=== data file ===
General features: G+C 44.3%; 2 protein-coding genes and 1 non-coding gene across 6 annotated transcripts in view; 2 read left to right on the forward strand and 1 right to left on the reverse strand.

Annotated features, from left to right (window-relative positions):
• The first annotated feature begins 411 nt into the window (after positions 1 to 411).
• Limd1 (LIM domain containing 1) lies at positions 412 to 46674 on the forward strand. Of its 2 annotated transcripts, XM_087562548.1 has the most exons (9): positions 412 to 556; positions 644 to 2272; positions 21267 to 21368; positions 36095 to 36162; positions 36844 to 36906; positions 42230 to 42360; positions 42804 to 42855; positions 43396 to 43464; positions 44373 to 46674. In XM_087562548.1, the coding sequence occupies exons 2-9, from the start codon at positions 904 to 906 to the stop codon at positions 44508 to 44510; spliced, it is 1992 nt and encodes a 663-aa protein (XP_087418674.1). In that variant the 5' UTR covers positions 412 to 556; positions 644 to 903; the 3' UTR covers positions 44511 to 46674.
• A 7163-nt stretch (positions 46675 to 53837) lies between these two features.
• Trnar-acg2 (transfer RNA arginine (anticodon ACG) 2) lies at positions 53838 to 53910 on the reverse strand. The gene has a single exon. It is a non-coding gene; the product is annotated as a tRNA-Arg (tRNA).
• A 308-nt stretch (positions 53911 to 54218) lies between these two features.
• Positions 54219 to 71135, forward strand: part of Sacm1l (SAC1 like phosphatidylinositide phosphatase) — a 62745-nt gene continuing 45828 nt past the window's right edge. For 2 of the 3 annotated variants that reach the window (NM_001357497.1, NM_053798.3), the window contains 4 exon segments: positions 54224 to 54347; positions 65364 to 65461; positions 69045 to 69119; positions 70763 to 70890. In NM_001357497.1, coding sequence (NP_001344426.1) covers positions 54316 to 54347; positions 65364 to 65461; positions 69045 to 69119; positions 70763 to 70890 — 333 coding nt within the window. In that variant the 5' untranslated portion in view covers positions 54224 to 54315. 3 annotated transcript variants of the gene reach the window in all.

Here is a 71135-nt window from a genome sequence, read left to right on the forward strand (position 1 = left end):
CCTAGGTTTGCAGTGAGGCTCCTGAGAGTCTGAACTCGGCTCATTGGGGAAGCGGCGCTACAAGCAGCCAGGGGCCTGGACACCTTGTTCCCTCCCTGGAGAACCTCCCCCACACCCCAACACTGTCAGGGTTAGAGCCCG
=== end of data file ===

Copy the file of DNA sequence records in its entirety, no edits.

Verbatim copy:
General features: G+C 44.3%; 2 protein-coding genes and 1 non-coding gene across 6 annotated transcripts in view; 2 read left to right on the forward strand and 1 right to left on the reverse strand.

Annotated features, from left to right (window-relative positions):
• The first annotated feature begins 411 nt into the window (after positions 1 to 411).
• Limd1 (LIM domain containing 1) lies at positions 412 to 46674 on the forward strand. Of its 2 annotated transcripts, XM_087562548.1 has the most exons (9): positions 412 to 556; positions 644 to 2272; positions 21267 to 21368; positions 36095 to 36162; positions 36844 to 36906; positions 42230 to 42360; positions 42804 to 42855; positions 43396 to 43464; positions 44373 to 46674. In XM_087562548.1, the coding sequence occupies exons 2-9, from the start codon at positions 904 to 906 to the stop codon at positions 44508 to 44510; spliced, it is 1992 nt and encodes a 663-aa protein (XP_087418674.1). In that variant the 5' UTR covers positions 412 to 556; positions 644 to 903; the 3' UTR covers positions 44511 to 46674.
• A 7163-nt stretch (positions 46675 to 53837) lies between these two features.
• Trnar-acg2 (transfer RNA arginine (anticodon ACG) 2) lies at positions 53838 to 53910 on the reverse strand. The gene has a single exon. It is a non-coding gene; the product is annotated as a tRNA-Arg (tRNA).
• A 308-nt stretch (positions 53911 to 54218) lies between these two features.
• Positions 54219 to 71135, forward strand: part of Sacm1l (SAC1 like phosphatidylinositide phosphatase) — a 62745-nt gene continuing 45828 nt past the window's right edge. For 2 of the 3 annotated variants that reach the window (NM_001357497.1, NM_053798.3), the window contains 4 exon segments: positions 54224 to 54347; positions 65364 to 65461; positions 69045 to 69119; positions 70763 to 70890. In NM_001357497.1, coding sequence (NP_001344426.1) covers positions 54316 to 54347; positions 65364 to 65461; positions 69045 to 69119; positions 70763 to 70890 — 333 coding nt within the window. In that variant the 5' untranslated portion in view covers positions 54224 to 54315. 3 annotated transcript variants of the gene reach the window in all.

Here is a 71135-nt window from a genome sequence, read left to right on the forward strand (position 1 = left end):
CCTAGGTTTGCAGTGAGGCTCCTGAGAGTCTGAACTCGGCTCATTGGGGAAGCGGCGCTACAAGCAGCCAGGGGCCTGGACACCTTGTTCCCTCCCTGGAGAACCTCCCCCACACCCCAACACTGTCAGGGTTAGAGCCCG